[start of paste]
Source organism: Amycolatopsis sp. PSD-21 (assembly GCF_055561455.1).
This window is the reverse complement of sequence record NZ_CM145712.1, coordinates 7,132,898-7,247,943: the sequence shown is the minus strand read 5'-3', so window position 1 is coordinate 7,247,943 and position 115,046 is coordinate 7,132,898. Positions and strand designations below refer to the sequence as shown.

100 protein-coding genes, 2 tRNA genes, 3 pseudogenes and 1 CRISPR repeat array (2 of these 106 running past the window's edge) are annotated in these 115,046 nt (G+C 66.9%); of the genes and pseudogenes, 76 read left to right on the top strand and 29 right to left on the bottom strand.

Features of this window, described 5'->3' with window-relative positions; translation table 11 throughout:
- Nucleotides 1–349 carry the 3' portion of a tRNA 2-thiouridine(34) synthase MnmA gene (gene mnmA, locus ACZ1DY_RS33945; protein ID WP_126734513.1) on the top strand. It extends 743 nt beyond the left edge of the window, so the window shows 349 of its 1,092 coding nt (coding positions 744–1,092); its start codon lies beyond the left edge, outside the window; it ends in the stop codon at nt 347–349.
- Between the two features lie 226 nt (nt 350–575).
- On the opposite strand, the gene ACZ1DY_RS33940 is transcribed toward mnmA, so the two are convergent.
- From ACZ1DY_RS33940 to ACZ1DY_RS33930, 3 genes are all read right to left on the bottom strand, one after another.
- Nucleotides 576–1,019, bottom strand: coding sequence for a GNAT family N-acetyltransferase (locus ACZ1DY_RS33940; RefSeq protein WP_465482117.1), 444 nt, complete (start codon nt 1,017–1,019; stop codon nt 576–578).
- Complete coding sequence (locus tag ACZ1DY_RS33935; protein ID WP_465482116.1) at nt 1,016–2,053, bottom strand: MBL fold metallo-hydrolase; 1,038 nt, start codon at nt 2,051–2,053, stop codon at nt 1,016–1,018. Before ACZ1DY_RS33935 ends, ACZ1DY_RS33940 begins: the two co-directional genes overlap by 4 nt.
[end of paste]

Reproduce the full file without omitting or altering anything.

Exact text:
Source organism: Amycolatopsis sp. PSD-21 (assembly GCF_055561455.1).
This window is the reverse complement of sequence record NZ_CM145712.1, coordinates 7,132,898-7,247,943: the sequence shown is the minus strand read 5'-3', so window position 1 is coordinate 7,247,943 and position 115,046 is coordinate 7,132,898. Positions and strand designations below refer to the sequence as shown.

100 protein-coding genes, 2 tRNA genes, 3 pseudogenes and 1 CRISPR repeat array (2 of these 106 running past the window's edge) are annotated in these 115,046 nt (G+C 66.9%); of the genes and pseudogenes, 76 read left to right on the top strand and 29 right to left on the bottom strand.

Features of this window, described 5'->3' with window-relative positions; translation table 11 throughout:
- Nucleotides 1–349 carry the 3' portion of a tRNA 2-thiouridine(34) synthase MnmA gene (gene mnmA, locus ACZ1DY_RS33945; protein ID WP_126734513.1) on the top strand. It extends 743 nt beyond the left edge of the window, so the window shows 349 of its 1,092 coding nt (coding positions 744–1,092); its start codon lies beyond the left edge, outside the window; it ends in the stop codon at nt 347–349.
- Between the two features lie 226 nt (nt 350–575).
- On the opposite strand, the gene ACZ1DY_RS33940 is transcribed toward mnmA, so the two are convergent.
- From ACZ1DY_RS33940 to ACZ1DY_RS33930, 3 genes are all read right to left on the bottom strand, one after another.
- Nucleotides 576–1,019, bottom strand: coding sequence for a GNAT family N-acetyltransferase (locus ACZ1DY_RS33940; RefSeq protein WP_465482117.1), 444 nt, complete (start codon nt 1,017–1,019; stop codon nt 576–578).
- Complete coding sequence (locus tag ACZ1DY_RS33935; protein ID WP_465482116.1) at nt 1,016–2,053, bottom strand: MBL fold metallo-hydrolase; 1,038 nt, start codon at nt 2,051–2,053, stop codon at nt 1,016–1,018. Before ACZ1DY_RS33935 ends, ACZ1DY_RS33940 begins: the two co-directional genes overlap by 4 nt.